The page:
• funding sources and conflicts of interest.

We will assess the risk of bias for different outcomes based on whether masking of outcome assessors was performed and whether completeness of outcome data were reported consistently, where applicable. For each study included in the review, we will judge each criterion to have low, unclear, or high risk of bias. Discrepancies between review authors will be resolved by a third review author.

Measures of treatment effect

Dichotomous data

The primary outcome of interest, the proportion of participants with complete resolution of a hordeolum at short-term follow up (i.e., less than or equal to seven days and closest to seven days after diagnosis), will be analyzed as a dichotomous variable: resolved versus not resolved. Therefore, in cases where outcomes, such as an improvement in an acute hordeolum, are presented in the form of an ordinal outcome (e.g., resolved, improved, or ineffective), we will create a dichotomous measure in which the outcomes other than complete resolution (e.g., improved and ineffective) are combined as negative category (Deeks 2011). Data on the proportion of participants requiring surgical incision and drainage after treatment, the proportion of participants developing a chalazion after treatment, the proportion of participants with recurrent hordeola, and the proportion of participants with secondary hordeola will also be analyzed as dichotomous data. We will report dichotomous data as a summary risk ratio with its 95% confidence interval.

Counts and rate data

We will summarize counts and rate data as rate ratios (e.g., hazard ratios) when the event is rare, and as continuous outcome data when the event is more common. We will analyze adverse event data as counts and rates. We will report continuous data as summary mean differences with 95% confidence intervals.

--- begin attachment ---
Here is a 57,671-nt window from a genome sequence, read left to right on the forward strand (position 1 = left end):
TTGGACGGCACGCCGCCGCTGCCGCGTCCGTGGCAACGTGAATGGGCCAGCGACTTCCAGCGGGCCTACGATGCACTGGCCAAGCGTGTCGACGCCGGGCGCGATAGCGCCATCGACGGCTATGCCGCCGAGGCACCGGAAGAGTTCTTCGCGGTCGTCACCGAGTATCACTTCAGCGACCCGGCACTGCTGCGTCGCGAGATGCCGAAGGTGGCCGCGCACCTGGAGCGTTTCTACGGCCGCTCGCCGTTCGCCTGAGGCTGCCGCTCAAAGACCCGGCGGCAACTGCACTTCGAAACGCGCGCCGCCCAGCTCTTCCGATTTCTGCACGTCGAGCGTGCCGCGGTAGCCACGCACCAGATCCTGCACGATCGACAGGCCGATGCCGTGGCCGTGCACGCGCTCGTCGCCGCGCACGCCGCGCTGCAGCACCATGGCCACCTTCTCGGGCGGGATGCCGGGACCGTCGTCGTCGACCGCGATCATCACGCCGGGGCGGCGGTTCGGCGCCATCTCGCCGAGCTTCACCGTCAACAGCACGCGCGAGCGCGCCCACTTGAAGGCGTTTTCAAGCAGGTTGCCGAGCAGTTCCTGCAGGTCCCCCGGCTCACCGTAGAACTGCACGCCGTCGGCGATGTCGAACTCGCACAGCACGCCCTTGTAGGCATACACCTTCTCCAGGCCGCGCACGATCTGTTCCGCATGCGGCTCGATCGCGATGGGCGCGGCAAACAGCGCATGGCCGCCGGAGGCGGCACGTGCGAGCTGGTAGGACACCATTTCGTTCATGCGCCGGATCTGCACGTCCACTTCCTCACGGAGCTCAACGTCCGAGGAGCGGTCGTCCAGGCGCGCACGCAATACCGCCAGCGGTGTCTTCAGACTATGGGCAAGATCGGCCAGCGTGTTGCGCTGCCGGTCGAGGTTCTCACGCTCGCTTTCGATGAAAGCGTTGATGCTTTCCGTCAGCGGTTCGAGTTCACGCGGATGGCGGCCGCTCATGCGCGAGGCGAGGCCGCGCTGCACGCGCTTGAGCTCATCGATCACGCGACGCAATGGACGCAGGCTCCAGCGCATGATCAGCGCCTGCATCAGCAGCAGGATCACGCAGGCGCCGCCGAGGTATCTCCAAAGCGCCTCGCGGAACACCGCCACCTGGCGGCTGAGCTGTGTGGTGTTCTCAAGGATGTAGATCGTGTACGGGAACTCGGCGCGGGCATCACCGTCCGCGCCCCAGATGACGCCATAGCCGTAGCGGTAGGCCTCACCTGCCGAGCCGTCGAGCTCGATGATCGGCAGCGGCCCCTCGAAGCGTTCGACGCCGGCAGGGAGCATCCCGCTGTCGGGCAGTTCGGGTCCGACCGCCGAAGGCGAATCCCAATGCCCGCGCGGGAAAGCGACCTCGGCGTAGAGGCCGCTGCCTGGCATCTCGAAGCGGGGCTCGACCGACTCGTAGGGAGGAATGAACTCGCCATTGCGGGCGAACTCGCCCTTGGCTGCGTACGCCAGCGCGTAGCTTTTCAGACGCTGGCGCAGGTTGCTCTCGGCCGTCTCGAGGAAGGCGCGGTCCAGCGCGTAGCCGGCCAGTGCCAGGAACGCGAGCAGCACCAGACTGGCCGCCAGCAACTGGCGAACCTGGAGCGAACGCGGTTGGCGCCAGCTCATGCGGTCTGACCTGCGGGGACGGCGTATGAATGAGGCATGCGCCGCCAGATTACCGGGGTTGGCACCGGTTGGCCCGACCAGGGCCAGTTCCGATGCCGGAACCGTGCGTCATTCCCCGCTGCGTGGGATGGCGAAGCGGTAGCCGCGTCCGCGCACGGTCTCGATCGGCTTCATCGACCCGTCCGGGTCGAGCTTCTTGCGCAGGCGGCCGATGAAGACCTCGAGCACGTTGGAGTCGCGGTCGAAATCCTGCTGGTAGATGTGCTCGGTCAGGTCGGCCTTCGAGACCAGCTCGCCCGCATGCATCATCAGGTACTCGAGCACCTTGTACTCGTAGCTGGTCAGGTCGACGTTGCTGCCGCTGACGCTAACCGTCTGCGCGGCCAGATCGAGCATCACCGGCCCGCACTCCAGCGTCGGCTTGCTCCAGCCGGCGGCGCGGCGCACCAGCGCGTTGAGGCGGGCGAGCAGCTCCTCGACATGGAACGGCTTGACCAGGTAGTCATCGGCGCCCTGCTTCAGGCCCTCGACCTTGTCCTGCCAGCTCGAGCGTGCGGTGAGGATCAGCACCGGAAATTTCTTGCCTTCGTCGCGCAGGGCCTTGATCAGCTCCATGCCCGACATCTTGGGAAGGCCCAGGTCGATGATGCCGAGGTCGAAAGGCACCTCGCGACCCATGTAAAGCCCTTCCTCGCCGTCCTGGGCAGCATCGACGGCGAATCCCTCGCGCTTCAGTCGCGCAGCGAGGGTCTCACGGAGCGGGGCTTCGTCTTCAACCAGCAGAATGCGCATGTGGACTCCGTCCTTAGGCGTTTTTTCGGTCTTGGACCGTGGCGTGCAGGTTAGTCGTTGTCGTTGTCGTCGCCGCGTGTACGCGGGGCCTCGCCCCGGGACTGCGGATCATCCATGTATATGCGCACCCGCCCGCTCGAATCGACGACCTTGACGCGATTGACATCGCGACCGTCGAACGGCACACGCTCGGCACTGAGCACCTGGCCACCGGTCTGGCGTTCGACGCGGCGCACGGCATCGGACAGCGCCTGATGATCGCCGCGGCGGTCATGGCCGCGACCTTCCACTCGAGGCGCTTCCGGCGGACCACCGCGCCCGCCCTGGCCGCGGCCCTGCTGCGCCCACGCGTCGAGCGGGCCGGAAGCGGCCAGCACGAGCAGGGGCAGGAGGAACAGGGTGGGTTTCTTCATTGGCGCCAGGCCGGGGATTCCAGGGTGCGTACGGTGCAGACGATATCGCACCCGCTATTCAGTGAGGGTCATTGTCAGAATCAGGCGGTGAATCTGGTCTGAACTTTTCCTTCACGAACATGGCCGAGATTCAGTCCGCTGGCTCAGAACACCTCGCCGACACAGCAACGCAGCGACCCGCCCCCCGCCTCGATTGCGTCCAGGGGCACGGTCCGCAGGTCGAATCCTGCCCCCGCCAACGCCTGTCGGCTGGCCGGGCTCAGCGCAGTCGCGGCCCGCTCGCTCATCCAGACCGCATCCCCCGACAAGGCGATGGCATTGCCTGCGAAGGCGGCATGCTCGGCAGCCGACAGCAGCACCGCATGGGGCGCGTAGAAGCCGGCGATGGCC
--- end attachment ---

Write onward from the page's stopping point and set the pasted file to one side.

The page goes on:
Unit of analysis issues

The unit of analysis for this review will be the individual participant, not an eyelid of an individual. The reason for this is that, according to the TCM principle of acupuncture treatment for an acute hordeolum (i.e., clearing pathogenic "wind heat" in the body is a whole body effect), the effect of acupuncture is usually not limited to a specific eye (Cheng 2010; Shen 2007). We will therefore exclude from our review any trial in which participants had one eye randomized to acupuncture and the other eye to control.

Dealing with missing data

For our primary analyses, we will exclude participants with unrecorded resolution data and use only the data available.

Assessment of heterogeneity

We will evaluate clinical and methodological heterogeneity in terms of study characteristics, participant inclusion/exclusion criteria, and primary and secondary outcomes. We will assess statistical heterogeneity using summary test statistics (I2 statistic). When the I2 statistic is greater than or equal to 50%, the summary measures of effect will be interpreted with caution. We also will examine the Chi2 statistic for heterogeneity and the degree of overlap in confidence intervals of included studies. Poor overlap may suggest the presence of heterogeneity.

Assessment of reporting biases

When there are at least 10 studies included in a meta-analysis, we will examine the funnel plot symmetry for the analysis in order to assess the potential for publication bias. We will assess the possibility of selective outcome reporting for each study as part of the 'Risk of bias' assessment.